Kirthi Jayakumar's Blog Posts Tagged 'Responsibility' (4)

Intervening in Mali

In my Last Post, I spoke about the DR Congo vis-a-vis Intervention on Humanitarian Grounds. This post focuses on Mali.

When a bunch of junior soldiers seized control of Mali’s Presidential Palace, declaring the government dissolved and its constitution suspended, the world didn’t sit up and take notice. When there was a spate of destruction directed at…

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Added by Kirthi Jayakumar on December 31, 2012 at 1:22am — No Comments

Is there a Responsibility to Protect the DR Congo?

In my Last Post, I spoke about Syria. In today's post, I will be speaking about the DR Congo.

Over the past few years, one thing has become clear in foreign policy. When a people find themselves in a predicament where they are oppressed and deprived of their rights, external help comes to them sometimes, from other states in the world.…

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Added by Kirthi Jayakumar on December 26, 2012 at 1:00am — No Comments

Syria and the Prospect of Intervention

In my last post, I spoke about the relationship between R2P and Humanitarian Intervention. This post takes a look at Syria and evaluates the prospect of intervention.

Traditional international law restricts arbitrary conduct of states in their relations with each other. States are expected to respect the sovereign rights of other states by ensuring that they do not violate…

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Added by Kirthi Jayakumar on December 18, 2012 at 1:30am — No Comments

R2P and Humanitarian Intervention

In my last post, I spoke about the grounds that should underlie any policy of Intervention on Humanitarian Grounds. This post will address the overlapping ideals of the Responsibility to Protect and Humanitarian Intervention.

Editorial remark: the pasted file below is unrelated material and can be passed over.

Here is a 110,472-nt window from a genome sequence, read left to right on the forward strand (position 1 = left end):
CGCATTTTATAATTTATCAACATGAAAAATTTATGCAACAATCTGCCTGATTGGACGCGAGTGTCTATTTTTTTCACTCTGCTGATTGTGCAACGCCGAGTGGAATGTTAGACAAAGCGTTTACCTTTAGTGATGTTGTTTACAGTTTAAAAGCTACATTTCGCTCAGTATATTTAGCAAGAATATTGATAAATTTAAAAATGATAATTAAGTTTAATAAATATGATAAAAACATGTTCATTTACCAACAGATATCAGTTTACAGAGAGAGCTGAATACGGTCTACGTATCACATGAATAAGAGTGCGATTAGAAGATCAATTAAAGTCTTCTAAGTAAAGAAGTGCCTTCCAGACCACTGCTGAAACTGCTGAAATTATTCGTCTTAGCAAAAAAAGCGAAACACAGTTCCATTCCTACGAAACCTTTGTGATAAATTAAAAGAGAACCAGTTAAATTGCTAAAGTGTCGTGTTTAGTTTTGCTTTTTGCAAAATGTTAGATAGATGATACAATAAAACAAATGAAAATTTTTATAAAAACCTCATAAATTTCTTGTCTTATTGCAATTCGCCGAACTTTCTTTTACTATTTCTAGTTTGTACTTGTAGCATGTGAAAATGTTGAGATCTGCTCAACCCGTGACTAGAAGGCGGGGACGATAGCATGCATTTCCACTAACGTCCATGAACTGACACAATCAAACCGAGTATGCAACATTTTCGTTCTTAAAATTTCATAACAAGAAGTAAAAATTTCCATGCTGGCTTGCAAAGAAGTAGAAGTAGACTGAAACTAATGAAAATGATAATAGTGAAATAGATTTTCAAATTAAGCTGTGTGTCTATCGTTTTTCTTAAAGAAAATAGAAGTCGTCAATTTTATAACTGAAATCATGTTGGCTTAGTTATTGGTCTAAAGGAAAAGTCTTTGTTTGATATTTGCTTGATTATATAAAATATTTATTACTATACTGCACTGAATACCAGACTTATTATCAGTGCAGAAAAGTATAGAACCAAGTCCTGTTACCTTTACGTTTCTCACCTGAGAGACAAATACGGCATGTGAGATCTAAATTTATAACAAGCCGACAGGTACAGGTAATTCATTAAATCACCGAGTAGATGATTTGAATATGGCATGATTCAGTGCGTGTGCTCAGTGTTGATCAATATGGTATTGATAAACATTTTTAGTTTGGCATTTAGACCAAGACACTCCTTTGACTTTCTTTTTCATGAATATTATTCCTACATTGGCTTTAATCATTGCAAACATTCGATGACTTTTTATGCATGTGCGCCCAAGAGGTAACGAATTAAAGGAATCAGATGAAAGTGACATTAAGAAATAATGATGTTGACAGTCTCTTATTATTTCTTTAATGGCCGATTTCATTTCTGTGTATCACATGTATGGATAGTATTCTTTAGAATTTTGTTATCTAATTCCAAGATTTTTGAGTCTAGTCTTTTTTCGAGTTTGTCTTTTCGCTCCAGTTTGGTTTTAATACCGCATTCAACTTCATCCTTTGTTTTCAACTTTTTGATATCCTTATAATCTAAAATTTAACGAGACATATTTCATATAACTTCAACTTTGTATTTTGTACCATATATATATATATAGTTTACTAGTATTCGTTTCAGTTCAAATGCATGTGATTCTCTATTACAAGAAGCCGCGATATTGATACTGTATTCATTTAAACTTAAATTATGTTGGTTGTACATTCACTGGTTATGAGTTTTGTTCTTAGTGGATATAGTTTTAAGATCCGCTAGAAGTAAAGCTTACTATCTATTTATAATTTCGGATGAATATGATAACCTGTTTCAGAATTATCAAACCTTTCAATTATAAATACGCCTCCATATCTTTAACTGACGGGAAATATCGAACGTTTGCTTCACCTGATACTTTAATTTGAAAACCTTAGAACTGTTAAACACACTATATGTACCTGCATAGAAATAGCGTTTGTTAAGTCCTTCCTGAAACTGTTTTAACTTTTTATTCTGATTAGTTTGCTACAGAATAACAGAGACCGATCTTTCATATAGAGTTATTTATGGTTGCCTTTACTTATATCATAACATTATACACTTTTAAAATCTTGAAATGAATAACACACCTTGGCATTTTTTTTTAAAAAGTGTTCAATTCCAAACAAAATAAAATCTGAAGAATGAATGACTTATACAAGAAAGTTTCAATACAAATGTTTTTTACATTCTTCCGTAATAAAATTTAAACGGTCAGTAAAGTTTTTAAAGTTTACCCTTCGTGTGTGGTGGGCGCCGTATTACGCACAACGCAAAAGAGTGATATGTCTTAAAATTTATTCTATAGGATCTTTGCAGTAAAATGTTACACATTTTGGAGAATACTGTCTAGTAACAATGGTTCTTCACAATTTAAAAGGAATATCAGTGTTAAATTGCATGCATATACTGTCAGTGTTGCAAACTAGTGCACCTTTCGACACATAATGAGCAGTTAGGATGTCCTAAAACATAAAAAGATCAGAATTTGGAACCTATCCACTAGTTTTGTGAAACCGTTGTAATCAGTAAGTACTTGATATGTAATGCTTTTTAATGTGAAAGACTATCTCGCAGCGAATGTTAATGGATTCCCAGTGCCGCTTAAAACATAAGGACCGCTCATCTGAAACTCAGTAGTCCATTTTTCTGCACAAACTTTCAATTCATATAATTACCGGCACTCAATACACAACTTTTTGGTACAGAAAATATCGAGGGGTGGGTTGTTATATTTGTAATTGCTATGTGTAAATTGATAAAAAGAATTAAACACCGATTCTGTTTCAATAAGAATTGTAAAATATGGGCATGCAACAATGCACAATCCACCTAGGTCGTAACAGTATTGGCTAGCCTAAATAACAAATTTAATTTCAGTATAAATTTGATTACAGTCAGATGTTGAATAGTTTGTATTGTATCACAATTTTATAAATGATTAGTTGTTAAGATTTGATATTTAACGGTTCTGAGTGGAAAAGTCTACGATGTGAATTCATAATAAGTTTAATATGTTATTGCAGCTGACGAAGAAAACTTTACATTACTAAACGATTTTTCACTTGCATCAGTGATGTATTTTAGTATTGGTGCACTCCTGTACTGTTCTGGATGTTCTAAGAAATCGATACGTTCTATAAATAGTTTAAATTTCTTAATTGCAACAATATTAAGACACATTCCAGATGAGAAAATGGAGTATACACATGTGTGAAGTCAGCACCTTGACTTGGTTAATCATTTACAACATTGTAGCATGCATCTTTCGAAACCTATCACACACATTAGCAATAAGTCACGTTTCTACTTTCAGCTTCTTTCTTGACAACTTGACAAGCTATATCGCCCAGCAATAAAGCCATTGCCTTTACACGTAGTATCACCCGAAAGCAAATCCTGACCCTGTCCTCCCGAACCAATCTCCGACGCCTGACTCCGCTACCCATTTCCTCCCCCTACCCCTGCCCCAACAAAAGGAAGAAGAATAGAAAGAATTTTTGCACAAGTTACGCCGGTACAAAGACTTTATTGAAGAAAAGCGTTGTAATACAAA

In 2005, a doctrine called the Responsibility to Protect had evolved at the behest of the UN General Assembly. Five years before…

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Added by Kirthi Jayakumar on December 9, 2012 at 10:47am — No Comments

Carnegie Council

The Ethics of the "Doorstep"

The "doorstep test" requires policymakers to be able to articulate how, and to what degree, something happening in the world connects to the day-to-day experience, needs, and interests of the citizenry. This construct requires honesty and reminds us that domestic policy and foreign policy ought to be linked.

Malaysian & Indonesian Elections, with Meredith Weiss & Jeremy Menchik

This fascinating conversation begins with a discussion of the critical importance of Southeast Asia, including the rise of China and its ambitions in the region. Then Professor Weiss focuses on Malaysia and the return of the formidable 93-year old Mahathir as prime minister. Next, Professor Menchik discusses the complex situation in Indonesia--a country with 17,000 islands and 300-plus ethnic groups--and the upcoming elections there.

Identity: The Demand for Dignity and the Politics of Resentment, with Francis Fukuyama

The rise of global populism is the greatest threat to global democracy, and it's mainly driven not by economics, but by people's demand for public recognition of their identities, says political scientist Francis Fukuyama. "We want other people to affirm our worth, and that has to be a political act." How is this playing out in the U.S., Europe, and Asia? What practical steps can we take to counteract it?

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